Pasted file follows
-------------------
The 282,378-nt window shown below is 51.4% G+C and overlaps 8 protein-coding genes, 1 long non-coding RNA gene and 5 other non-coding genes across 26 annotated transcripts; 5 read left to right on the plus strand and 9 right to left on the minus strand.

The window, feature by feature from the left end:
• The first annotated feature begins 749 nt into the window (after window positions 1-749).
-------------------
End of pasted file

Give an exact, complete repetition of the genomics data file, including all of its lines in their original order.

The 282,378-nt window shown below is 51.4% G+C and overlaps 8 protein-coding genes, 1 long non-coding RNA gene and 5 other non-coding genes across 26 annotated transcripts; 5 read left to right on the plus strand and 9 right to left on the minus strand.

The window, feature by feature from the left end:
• The first annotated feature begins 749 nt into the window (after window positions 1-749).